Equal as Citizens
The tumultuous and troubled history of a great Canadian idea
No matter where they live, Canadians expect and receive equal benefits from their government when it comes to old age pensions, consular services when travelling abroad, and airline safety. Canadians also expect the same quality of education, medical care, and social benefits anywhere in the country. But when government services come from provinces and not Ottawa, differences in the quality of services can be enormous. Canada’s provinces have equal responsibilities but very unequal means to pay for those responsibilities.
Equal citizenship for all Canadians is an idea that has a long and distinguished pedigree in Canadian life. When differences between the provinces grew dramatically in the early twentieth century, politicians crafted a response that sought to equalize services across the country. They called these measures "equalization," and the idea was deemed so fundamental that it was embodied in the 1982 Canadian constitution.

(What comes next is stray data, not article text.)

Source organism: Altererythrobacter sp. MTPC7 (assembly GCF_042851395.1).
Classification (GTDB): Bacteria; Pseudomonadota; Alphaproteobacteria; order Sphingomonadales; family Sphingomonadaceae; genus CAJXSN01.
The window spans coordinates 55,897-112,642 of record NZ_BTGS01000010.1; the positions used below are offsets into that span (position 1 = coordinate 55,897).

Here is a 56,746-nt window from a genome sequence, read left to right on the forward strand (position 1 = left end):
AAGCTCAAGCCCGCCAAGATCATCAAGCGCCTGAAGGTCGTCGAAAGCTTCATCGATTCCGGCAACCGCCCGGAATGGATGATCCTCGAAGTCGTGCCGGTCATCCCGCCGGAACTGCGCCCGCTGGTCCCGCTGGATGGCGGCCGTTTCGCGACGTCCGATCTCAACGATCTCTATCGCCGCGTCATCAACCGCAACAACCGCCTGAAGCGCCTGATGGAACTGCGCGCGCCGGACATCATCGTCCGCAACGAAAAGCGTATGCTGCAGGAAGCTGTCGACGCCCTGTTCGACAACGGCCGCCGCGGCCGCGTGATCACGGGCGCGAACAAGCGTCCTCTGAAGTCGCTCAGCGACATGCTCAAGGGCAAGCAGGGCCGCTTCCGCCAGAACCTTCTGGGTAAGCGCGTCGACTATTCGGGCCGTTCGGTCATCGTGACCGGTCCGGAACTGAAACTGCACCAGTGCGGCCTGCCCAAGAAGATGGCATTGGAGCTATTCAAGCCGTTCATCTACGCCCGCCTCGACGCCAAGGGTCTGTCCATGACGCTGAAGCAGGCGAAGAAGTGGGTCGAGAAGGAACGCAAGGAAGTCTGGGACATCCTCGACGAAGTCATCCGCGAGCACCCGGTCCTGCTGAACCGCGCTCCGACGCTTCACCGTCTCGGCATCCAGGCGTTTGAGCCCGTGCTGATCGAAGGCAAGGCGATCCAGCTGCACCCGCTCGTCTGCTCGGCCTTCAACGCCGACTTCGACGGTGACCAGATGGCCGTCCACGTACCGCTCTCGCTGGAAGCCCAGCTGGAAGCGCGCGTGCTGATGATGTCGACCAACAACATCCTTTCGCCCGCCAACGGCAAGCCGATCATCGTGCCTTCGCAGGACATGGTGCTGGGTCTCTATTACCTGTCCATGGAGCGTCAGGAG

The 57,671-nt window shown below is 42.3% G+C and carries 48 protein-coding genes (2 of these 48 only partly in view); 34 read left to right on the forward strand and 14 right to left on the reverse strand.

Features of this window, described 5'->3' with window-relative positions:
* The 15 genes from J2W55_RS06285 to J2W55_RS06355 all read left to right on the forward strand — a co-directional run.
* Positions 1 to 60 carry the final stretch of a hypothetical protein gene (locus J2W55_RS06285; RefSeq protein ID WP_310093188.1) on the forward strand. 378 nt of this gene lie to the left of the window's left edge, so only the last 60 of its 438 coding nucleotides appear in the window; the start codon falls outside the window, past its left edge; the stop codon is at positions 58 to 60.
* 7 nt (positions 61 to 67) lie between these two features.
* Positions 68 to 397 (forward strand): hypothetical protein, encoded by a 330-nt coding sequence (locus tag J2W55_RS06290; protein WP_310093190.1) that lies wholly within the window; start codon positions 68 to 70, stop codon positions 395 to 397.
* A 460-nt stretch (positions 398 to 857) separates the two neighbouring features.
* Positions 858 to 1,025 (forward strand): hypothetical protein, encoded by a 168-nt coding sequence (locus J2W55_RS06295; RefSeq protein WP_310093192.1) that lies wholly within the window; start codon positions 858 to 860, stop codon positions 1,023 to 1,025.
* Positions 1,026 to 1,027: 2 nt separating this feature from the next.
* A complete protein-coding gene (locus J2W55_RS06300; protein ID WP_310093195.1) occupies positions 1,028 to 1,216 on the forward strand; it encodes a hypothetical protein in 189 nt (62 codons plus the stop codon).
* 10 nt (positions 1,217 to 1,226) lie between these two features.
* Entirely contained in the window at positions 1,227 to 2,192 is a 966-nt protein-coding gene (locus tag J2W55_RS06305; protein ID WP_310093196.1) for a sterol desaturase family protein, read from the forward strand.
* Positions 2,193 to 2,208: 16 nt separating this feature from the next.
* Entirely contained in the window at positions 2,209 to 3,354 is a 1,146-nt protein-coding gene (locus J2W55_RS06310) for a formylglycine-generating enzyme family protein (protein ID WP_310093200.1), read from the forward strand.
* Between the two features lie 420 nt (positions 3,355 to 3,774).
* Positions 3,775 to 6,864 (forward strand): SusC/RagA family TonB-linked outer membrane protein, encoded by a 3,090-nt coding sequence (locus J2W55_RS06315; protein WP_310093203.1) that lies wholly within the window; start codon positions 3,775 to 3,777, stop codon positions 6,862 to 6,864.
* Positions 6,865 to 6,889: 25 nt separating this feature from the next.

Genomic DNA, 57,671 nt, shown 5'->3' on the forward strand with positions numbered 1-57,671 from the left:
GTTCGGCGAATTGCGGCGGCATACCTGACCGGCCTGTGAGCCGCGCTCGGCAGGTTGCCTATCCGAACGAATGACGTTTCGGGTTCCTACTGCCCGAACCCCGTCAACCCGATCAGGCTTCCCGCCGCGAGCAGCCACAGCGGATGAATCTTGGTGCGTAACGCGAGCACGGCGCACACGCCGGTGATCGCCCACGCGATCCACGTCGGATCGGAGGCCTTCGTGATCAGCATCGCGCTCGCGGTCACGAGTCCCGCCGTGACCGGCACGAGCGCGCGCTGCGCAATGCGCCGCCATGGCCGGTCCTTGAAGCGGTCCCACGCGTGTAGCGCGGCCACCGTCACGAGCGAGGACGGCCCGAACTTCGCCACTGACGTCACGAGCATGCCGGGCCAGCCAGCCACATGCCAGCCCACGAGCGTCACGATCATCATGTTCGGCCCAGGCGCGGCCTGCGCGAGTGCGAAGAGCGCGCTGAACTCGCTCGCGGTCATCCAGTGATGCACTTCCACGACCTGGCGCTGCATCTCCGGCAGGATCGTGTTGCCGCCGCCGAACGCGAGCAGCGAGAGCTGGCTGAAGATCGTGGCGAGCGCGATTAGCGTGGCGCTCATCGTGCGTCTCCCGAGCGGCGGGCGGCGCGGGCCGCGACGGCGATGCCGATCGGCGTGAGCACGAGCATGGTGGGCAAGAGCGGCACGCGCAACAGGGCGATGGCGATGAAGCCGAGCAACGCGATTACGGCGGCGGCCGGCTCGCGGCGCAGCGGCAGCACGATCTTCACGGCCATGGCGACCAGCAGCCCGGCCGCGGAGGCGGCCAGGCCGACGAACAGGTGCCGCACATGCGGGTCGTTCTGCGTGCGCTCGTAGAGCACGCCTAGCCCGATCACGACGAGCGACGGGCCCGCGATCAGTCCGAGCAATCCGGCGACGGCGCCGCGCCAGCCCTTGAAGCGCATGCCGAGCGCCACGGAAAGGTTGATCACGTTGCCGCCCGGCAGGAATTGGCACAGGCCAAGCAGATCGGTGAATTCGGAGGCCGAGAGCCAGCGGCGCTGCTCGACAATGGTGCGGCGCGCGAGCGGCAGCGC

But Canada has changed. The centre of wealth has been shifting from Ontario toward the resource-rich provinces. The wealth gap between provinces has grown — and with it disparities in taxes and services available to citizens. Regionalism and neoconservative ideas have undermined support for equal citizenship.
In this compelling new book, Richard Starr traces the history of this idea. He tracks how it has been undermined and attacked, and proposes how it can be reframed in a twenty-first century context to attract the support of most Canadians.
RICHARD STARR has worked as a journalist, public servant, broadcaster, political staffer and policy adviser. He is author of numerous newspaper and magazine articles, and two works of non fiction. A lifelong student of Maritime history, Starr is married to playwright and former MP Wendy Lill. They live in Dartmouth.